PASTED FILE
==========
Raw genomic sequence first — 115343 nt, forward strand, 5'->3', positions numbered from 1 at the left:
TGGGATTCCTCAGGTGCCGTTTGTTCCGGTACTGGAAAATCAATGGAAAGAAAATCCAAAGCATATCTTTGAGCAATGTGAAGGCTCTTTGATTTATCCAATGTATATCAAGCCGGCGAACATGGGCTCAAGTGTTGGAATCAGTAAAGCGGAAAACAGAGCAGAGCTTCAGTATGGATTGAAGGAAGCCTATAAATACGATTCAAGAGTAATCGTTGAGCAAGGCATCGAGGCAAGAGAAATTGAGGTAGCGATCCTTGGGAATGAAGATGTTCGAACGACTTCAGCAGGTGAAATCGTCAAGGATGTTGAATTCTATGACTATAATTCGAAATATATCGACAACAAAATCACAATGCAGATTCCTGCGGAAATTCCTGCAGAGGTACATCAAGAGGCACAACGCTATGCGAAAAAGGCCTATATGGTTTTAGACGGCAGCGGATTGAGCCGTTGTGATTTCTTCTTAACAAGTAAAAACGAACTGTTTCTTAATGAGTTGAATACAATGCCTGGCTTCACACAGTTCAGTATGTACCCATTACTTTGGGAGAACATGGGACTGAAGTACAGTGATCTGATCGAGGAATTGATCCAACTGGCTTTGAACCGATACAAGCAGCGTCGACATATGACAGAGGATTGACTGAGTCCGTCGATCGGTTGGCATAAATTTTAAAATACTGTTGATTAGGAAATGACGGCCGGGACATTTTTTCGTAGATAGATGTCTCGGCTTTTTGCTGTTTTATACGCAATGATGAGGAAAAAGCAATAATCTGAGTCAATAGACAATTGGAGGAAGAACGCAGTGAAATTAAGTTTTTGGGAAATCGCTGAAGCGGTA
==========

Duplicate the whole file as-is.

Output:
Raw genomic sequence first — 115343 nt, forward strand, 5'->3', positions numbered from 1 at the left:
TGGGATTCCTCAGGTGCCGTTTGTTCCGGTACTGGAAAATCAATGGAAAGAAAATCCAAAGCATATCTTTGAGCAATGTGAAGGCTCTTTGATTTATCCAATGTATATCAAGCCGGCGAACATGGGCTCAAGTGTTGGAATCAGTAAAGCGGAAAACAGAGCAGAGCTTCAGTATGGATTGAAGGAAGCCTATAAATACGATTCAAGAGTAATCGTTGAGCAAGGCATCGAGGCAAGAGAAATTGAGGTAGCGATCCTTGGGAATGAAGATGTTCGAACGACTTCAGCAGGTGAAATCGTCAAGGATGTTGAATTCTATGACTATAATTCGAAATATATCGACAACAAAATCACAATGCAGATTCCTGCGGAAATTCCTGCAGAGGTACATCAAGAGGCACAACGCTATGCGAAAAAGGCCTATATGGTTTTAGACGGCAGCGGATTGAGCCGTTGTGATTTCTTCTTAACAAGTAAAAACGAACTGTTTCTTAATGAGTTGAATACAATGCCTGGCTTCACACAGTTCAGTATGTACCCATTACTTTGGGAGAACATGGGACTGAAGTACAGTGATCTGATCGAGGAATTGATCCAACTGGCTTTGAACCGATACAAGCAGCGTCGACATATGACAGAGGATTGACTGAGTCCGTCGATCGGTTGGCATAAATTTTAAAATACTGTTGATTAGGAAATGACGGCCGGGACATTTTTTCGTAGATAGATGTCTCGGCTTTTTGCTGTTTTATACGCAATGATGAGGAAAAAGCAATAATCTGAGTCAATAGACAATTGGAGGAAGAACGCAGTGAAATTAAGTTTTTGGGAAATCGCTGAAGCGGTA